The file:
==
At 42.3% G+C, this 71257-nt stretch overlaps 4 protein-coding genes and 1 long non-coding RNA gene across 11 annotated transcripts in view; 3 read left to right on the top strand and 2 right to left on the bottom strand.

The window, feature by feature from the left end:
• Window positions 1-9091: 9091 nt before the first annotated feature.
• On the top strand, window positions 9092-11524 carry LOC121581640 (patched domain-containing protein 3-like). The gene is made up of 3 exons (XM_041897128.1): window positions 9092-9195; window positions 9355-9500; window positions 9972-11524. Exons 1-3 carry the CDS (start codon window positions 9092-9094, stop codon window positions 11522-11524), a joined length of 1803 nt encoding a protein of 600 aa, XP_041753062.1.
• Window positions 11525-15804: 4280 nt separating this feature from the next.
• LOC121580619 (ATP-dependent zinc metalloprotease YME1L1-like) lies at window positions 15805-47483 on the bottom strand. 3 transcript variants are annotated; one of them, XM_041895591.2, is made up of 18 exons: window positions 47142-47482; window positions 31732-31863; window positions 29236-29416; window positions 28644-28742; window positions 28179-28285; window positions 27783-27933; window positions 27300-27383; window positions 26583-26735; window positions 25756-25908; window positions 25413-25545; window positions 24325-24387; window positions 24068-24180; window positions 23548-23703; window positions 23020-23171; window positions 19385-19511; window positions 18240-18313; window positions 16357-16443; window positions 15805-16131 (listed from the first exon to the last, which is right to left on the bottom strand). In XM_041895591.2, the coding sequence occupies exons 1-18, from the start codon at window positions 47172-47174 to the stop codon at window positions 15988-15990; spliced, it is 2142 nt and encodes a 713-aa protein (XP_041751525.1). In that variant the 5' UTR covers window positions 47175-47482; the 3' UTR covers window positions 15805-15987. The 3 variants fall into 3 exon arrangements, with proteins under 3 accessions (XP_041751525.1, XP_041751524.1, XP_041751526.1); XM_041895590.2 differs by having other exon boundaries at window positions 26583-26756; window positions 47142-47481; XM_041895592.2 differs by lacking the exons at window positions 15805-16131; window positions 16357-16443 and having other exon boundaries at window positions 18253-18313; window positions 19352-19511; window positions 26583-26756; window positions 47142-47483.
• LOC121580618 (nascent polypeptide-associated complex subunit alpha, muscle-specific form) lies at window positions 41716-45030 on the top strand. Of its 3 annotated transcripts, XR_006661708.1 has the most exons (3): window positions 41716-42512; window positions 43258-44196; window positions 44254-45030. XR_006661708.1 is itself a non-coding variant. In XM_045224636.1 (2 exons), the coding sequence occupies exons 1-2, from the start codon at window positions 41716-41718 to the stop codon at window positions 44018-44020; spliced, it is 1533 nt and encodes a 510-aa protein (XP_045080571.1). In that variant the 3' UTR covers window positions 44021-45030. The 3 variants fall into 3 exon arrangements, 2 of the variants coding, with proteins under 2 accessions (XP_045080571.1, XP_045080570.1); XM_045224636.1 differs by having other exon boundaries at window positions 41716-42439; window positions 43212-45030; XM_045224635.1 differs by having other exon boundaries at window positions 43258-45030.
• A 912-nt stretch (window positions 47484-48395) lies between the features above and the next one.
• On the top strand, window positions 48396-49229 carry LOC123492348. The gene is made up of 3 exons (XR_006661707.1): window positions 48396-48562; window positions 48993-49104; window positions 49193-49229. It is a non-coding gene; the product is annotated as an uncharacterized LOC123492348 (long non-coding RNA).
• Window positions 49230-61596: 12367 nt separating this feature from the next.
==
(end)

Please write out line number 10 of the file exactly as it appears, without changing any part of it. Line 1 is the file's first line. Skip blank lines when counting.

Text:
• Window positions 49230-61596: 12367 nt separating this feature from the next.